by Jay Baruch, MD
For every voice crying that medicine is lost, there are assertions that technology will come to our rescue. I’m both beguiled by where technology might take medicine and suspicious that our enchantment with it will ignore the foundation of the physician/patient interaction, which is so undeniably low-tech it’s been around for tens of thousands of years. If a Cro-Magnon man injured his leg hunting mammoths and visited Dr. Hairy Shoulders in the emergency cave, the basics of the care would be no different than what will run between me and my patients during my emergency department shift this evening. We will share stories.
In one of his books, the esteemed physician/writer Robert Coles said, “The people who come to see us bring us their stories. They hope they tell them well enough so that we understand the truth of their lives. They hope we know how to interpret their stories correctly. We have to remember that what we hear is their story.”
Medical educators and attending physicians dutifully encourage students and residents to attend to the patient’s story. This is well-intentioned advice that may inadvertently set up our physicians-in-training on a task that’s akin to chasing windmills. The stories patients tell me are rarely well-conceived buried treasures waiting to be discovered. In the narrative disaster zone of the emergency department, patients’ stories often feel like a first draft, and first drafts–for most of us–are typically raw and messy.
Patients’ stories are complicated, intensely personal and disorganized. Crafting cohesive narratives requires effort under the best of circumstances–a comfy chair, a steamy cup of coffee, a quiet room. But our patients come to us sick, frightened, tough and maybe distrusting. They face a daunting task that we sometimes take for granted: to construct deeply personal narratives for nurses and physicians who, until that moment, were complete strangers.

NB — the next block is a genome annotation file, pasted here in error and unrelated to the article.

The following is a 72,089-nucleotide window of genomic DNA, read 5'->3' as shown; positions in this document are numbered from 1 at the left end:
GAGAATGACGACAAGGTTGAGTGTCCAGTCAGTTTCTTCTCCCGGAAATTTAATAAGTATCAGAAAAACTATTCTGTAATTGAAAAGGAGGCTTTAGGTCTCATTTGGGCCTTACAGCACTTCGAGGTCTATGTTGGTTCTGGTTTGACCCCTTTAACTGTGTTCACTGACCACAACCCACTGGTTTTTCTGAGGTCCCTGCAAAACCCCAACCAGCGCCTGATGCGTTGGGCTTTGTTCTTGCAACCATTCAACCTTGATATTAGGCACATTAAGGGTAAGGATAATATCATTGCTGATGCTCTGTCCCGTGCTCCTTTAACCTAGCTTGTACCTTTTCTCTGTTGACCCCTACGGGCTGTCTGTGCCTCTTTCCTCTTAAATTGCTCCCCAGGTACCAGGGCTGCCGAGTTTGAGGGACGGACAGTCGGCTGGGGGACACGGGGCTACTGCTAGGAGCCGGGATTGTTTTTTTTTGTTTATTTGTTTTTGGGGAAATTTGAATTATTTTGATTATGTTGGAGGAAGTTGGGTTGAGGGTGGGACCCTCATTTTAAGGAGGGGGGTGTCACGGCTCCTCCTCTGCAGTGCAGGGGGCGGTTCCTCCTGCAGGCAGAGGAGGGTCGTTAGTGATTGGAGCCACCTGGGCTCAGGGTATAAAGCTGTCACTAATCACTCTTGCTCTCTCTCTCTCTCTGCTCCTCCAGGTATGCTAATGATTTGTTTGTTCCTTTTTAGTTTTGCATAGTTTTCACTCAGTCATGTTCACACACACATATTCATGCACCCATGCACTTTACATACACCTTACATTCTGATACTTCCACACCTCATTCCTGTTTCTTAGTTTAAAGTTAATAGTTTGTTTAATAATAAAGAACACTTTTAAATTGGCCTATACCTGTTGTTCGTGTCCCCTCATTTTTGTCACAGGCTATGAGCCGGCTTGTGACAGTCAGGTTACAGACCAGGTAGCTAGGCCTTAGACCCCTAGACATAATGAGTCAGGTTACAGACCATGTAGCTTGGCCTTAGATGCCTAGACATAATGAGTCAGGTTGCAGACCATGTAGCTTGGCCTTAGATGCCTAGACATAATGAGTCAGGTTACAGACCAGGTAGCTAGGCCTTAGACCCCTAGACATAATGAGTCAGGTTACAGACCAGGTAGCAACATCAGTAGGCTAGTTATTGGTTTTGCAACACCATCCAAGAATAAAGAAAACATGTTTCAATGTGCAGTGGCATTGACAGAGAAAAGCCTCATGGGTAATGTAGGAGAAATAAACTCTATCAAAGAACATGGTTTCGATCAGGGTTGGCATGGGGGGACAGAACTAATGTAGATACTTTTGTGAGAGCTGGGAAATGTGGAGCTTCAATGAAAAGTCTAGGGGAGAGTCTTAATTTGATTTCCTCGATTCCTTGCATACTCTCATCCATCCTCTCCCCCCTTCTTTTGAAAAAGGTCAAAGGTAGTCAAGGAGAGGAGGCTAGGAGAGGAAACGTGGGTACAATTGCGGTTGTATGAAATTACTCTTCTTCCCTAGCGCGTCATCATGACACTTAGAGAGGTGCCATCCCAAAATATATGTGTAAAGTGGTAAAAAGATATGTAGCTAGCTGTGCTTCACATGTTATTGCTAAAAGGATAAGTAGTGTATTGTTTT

In my article, “Creative Writing as a Medical Instrument,” I propose that for healthcare professionals to become story experts, they must think creatively, through the mind’s eye of a writer. Studying the creative writing process by building stories from the ground up helps us become intimate and acutely sensitive to the elements of craft and story construction. Once we have fiddled with dialogue, backstory and point of view, we understand the many different choices that affect how a story is told. Developing stories offers first-hand experience that can help nurses and doctors understand the degree of difficulty and the stumbling that happens when patients tell their stories, as well as how feedback, editing and rewriting are instrumental to telling stories well.
In my paper, I point out that most of my patients have not been to medical school. Certain patients are over-writers–telling stories bulging with information, unsure which pieces might be relevant. They write large, and my work involves helping them edit down to their key concerns. Other patients feel like stoic minimalists. They can seem like difficult storytellers, bearing illness with a tough resolve, or guarding against a worrisome diagnosis by withholding revelatory details. These cases involve intuition and effort, suspecting and examining story gaps while simultaneously resisting the decision-making brain’s tendency to be satisfied with available information.
Healthcare professionals make decisions, including the appropriate use of technology, based on the stories patients share. It makes sense that healthcare providers should be story experts. Thinking more creatively makes us more accepting of challenging stories. By probing and questioning, we can ensure that the story we are hearing is the one our patients are trying to tell.
Story becomes the ground that patients and healthcare professionals travel together: an unpaved road, potholed and puddled, that often lacks signposts, that makes no great rescue promises. But it’s a meaningful journey where we will get muddy together.
Jay Baruch, MD is Associate Professor of Emergency Medicine at the Alpert Medical School at Brown University, where he serves as the director of the Program in Clinical Arts and Humanities and co-director of the medical humanities and bioethics scholarly concentration. He’s the author of the short fiction collection, Fourteen Stories: Doctors, Patients, and Other Strangers (Kent State University Press, 2007). What’s Left Out, his new collection of stories, is forthcoming from Kent State University Press in 2015.